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Rev Reprod. 1998 Jan;3(1):52-61.

Cytokines and implantation.

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Department of Obstetrics and Gynaecology, University of Cambridge, Rosie Maternity Hospital, UK.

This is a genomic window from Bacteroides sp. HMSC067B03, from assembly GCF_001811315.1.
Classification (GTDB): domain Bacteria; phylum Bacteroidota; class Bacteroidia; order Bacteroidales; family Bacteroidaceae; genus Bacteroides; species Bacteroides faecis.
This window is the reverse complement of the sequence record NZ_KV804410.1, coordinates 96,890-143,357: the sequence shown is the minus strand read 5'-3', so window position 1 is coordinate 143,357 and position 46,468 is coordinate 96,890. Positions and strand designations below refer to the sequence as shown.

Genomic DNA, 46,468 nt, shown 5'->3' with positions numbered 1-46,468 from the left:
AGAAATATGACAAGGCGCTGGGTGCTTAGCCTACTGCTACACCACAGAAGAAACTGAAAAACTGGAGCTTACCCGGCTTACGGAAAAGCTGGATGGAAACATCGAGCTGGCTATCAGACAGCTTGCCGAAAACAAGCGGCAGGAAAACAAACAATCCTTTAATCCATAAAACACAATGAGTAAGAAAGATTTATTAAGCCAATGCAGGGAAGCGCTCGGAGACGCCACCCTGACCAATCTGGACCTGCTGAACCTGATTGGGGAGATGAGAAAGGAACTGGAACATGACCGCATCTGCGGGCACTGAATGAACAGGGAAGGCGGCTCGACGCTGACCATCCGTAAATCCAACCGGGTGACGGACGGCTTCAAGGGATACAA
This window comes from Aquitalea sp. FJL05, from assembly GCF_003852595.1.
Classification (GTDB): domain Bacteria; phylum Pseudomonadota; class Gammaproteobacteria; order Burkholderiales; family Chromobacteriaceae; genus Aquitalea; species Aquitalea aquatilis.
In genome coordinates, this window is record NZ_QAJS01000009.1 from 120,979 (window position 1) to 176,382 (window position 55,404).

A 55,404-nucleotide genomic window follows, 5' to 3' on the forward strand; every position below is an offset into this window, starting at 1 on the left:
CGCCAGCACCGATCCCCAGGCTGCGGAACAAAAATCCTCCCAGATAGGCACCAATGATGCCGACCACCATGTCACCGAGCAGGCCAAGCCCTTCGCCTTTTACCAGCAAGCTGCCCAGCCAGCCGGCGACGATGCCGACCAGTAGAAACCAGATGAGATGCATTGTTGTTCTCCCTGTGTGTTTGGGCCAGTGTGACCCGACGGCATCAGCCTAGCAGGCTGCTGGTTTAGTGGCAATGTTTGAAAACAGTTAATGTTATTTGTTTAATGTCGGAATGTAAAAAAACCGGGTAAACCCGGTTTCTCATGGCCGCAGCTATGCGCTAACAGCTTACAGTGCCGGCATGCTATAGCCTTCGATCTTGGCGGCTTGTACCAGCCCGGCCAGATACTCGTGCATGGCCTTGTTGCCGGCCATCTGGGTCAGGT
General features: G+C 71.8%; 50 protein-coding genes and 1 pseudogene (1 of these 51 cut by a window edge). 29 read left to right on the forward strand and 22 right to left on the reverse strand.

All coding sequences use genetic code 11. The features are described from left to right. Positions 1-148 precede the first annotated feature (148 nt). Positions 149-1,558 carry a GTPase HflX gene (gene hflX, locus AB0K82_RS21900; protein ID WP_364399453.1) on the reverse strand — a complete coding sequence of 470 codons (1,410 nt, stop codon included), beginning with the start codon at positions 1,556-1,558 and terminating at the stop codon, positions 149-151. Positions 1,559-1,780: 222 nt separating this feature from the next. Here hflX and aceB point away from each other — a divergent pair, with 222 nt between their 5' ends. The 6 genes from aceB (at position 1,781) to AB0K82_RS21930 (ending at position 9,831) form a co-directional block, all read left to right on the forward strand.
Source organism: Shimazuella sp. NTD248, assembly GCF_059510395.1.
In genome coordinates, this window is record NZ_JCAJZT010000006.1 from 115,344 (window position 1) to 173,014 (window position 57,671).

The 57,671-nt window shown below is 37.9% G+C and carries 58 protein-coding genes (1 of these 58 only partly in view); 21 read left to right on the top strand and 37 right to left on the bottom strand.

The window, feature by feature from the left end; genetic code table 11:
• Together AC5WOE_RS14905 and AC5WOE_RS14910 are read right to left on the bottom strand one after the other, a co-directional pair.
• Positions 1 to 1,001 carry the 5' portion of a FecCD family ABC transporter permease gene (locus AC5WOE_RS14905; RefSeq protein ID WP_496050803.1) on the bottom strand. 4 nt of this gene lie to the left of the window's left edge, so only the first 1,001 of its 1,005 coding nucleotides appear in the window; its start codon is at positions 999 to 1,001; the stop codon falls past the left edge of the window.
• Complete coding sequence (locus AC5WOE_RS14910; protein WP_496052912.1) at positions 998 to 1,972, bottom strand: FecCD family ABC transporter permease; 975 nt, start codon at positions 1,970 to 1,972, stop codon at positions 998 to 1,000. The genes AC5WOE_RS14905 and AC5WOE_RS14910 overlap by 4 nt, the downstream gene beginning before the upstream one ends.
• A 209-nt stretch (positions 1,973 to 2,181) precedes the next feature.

There is strong evidence that cytokines and growth factors play an important role as local mediators of the actions of steroids on the endometrium to prepare it for implantation. These factors have also been shown to act in both an autocrine and paracrine manner to regulate the development of preimplantation embryos in several species. Attempts to define the function of each cytokine have involved receptor localization, establishment of the mode of control by steroid hormones, and functional assays in vivo and in vitro. However, because of the complex and redundant nature of cytokine networks, defining which of this plethora of factors plays a critical role in implantation has proved difficult. Although the development of preimplantation embryos can be influenced directly by cytokines, the in vitro culture of embryos from several species in defined media indicates that exogenous cytokines are not essential for development to the blastocyst stage. Nonetheless, supplementation of media with growth factors may prove valuable in overcoming the detrimental effects of embryo culture in vitro, which is widely used in assisted reproduction techniques in humans and domestic species. The creation of mouse strains in which specific genes for growth factors or adhesion molecules are deleted has also proved important in defining factors essential in implantation, as well as those that play a less significant role. Mice unable to express leukaemia inhibitory factor in the endometrium fail to support implantation, indicating a critical role for this protein in producing a receptive endometrium. Conversely, mouse embryos of the CF-1 strain, which lack the receptor for epidermal growth factor, fail to attach, indicating that this receptor is necessary for producing an implantation competent embryo. It is likely that abnormal expression of such receptors or their ligands in the endometrium underlies some forms of human infertility. Examining the actions of these factors in the endometrium will allow dissection of the molecular basis of embryo attachment and implantation.

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